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Physics can show us the interior of tumors.



IMAGE

IMAGE: Dark red indicates the most rigid areas, towards the interior of the tumor. The edge is less rigid (yellow-green).
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Credit: Thomas Dehoux / ILM / CNRS

A team of physicists at the Lumière Matière Institute (CNRS / Claude Bernard Lyon University 1), in collaboration with the Lycan Cancer Research Center (CNRS / INSERM / Claude Bernard Lyon University 1 // Léon Bérard Center / Lyon Hospices civils ), has demonstrated the potential, for oncology, of an imaging technique based solely on the physical properties of tumors. It can differentiate populations of malignant cells and monitor how effective a cancer treatment is. These results, published in Physical revision letters On January 8, 2019, it should help in the design of new therapeutic molecules and in the personalization of treatments.

Despite a good understanding of cancer biology, 90% of experimental drugs fail during clinical trials. It is also increasingly suspected that the mechanical properties of tumors influence the progression of the disease and the effectiveness of the treatment. Although we can evaluate the elasticity of the tumor worldwide, it is more difficult to measure the local stiffness in depth and see if the tumor core resists the penetration of therapeutic liquids. To investigate these physical properties, researchers have used a non-contact imaging technique that does not require the use of contrast agents, therefore, they do not disturb tissue function, which exploits the natural infinitesimal vibrations of matter.

To recapitulate the behavior of colorectal tumors in vitro, the researchers created organoids, spheres with a diameter of 0.3 mm formed by the aggregation of tumor cells. They focused a red laser beam on these objects. The infinitesimal vibrations of the sample, generated by thermal agitation, modify very slightly the color of the beam of light that leaves the sample. By analyzing this light, a map of the mechanical properties of the tumor model is created: the more rigid the area scanned by the laser, the faster the vibrations will be and, in a manner comparable to the Doppler effect (the mechanism that makes a sound mermaid increasingly shrill as it approaches), the greater the change in color.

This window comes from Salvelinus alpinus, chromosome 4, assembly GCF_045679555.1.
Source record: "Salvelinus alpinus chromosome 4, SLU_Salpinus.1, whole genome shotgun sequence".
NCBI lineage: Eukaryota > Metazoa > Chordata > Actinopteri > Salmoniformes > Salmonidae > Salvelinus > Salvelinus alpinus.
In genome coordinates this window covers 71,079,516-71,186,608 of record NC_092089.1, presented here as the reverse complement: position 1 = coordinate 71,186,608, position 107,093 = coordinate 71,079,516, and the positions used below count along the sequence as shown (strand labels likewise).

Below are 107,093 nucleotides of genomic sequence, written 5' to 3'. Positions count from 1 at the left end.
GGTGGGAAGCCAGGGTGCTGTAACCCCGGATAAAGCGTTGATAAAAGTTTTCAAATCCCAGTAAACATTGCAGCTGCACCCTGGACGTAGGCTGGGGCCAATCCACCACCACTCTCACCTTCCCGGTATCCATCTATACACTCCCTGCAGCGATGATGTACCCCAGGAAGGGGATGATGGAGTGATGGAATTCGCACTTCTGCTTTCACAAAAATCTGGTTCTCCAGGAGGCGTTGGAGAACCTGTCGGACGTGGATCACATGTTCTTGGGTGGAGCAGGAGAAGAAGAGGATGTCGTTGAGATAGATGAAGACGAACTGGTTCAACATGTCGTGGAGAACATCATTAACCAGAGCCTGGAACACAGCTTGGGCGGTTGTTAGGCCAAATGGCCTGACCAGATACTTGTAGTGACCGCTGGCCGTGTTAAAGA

From organoids composed of two cell lines with different malignant tumors, researchers have shown that they could distinguish the two cell types from their mechanical properties. This information is crucial because it can allow the diagnosis by biopsy analysis to be refined and offer a better evaluation of the tumor grade. Local variations in mechanical properties after pharmacological treatment have also been monitored using this technique: the center of the tumor remains rigid longer than the edge, demonstrating the effectiveness gradient of the treatment. Therefore, local measurement of mechanical properties could confirm the total destruction of the tumor and help to choose the lowest possible treatment dose and duration.

This approach allows us to explore the impact of mechanical properties on the therapeutic response. It should lead to more predictive in vitro tumor models to test new therapeutic molecules and combined therapies, which act, for example, on tissue stiffness to accelerate the penetration of active molecules into the tumor center. It could also provide new indicators to guide clinicians in the customization of therapies.

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